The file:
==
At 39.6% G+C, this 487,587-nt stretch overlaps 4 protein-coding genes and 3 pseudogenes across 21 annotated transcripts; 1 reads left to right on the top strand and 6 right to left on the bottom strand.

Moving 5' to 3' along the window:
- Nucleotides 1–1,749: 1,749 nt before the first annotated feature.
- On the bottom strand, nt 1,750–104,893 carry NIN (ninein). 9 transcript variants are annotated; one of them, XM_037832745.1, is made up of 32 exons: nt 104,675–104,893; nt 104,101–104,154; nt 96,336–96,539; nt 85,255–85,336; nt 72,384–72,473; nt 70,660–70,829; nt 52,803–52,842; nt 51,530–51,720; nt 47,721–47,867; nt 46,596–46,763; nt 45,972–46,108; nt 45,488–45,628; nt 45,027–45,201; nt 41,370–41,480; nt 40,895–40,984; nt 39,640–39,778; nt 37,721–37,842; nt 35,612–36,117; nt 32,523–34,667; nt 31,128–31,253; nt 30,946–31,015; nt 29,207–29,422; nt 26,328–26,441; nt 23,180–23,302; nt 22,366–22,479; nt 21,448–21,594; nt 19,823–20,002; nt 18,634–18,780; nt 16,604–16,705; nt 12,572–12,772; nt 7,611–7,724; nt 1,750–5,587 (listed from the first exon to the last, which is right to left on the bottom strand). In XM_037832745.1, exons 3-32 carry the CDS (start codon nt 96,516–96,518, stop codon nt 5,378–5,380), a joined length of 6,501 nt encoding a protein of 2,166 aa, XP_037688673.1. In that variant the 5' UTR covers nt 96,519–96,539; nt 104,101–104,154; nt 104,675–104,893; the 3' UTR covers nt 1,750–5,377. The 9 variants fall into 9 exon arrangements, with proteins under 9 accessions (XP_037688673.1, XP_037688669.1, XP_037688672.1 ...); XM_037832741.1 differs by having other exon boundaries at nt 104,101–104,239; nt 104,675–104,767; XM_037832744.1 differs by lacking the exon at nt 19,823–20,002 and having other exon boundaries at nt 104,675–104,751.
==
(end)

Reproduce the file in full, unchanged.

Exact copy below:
At 39.6% G+C, this 487,587-nt stretch overlaps 4 protein-coding genes and 3 pseudogenes across 21 annotated transcripts; 1 reads left to right on the top strand and 6 right to left on the bottom strand.

Moving 5' to 3' along the window:
- Nucleotides 1–1,749: 1,749 nt before the first annotated feature.
- On the bottom strand, nt 1,750–104,893 carry NIN (ninein). 9 transcript variants are annotated; one of them, XM_037832745.1, is made up of 32 exons: nt 104,675–104,893; nt 104,101–104,154; nt 96,336–96,539; nt 85,255–85,336; nt 72,384–72,473; nt 70,660–70,829; nt 52,803–52,842; nt 51,530–51,720; nt 47,721–47,867; nt 46,596–46,763; nt 45,972–46,108; nt 45,488–45,628; nt 45,027–45,201; nt 41,370–41,480; nt 40,895–40,984; nt 39,640–39,778; nt 37,721–37,842; nt 35,612–36,117; nt 32,523–34,667; nt 31,128–31,253; nt 30,946–31,015; nt 29,207–29,422; nt 26,328–26,441; nt 23,180–23,302; nt 22,366–22,479; nt 21,448–21,594; nt 19,823–20,002; nt 18,634–18,780; nt 16,604–16,705; nt 12,572–12,772; nt 7,611–7,724; nt 1,750–5,587 (listed from the first exon to the last, which is right to left on the bottom strand). In XM_037832745.1, exons 3-32 carry the CDS (start codon nt 96,516–96,518, stop codon nt 5,378–5,380), a joined length of 6,501 nt encoding a protein of 2,166 aa, XP_037688673.1. In that variant the 5' UTR covers nt 96,519–96,539; nt 104,101–104,154; nt 104,675–104,893; the 3' UTR covers nt 1,750–5,377. The 9 variants fall into 9 exon arrangements, with proteins under 9 accessions (XP_037688673.1, XP_037688669.1, XP_037688672.1 ...); XM_037832741.1 differs by having other exon boundaries at nt 104,101–104,239; nt 104,675–104,767; XM_037832744.1 differs by lacking the exon at nt 19,823–20,002 and having other exon boundaries at nt 104,675–104,751.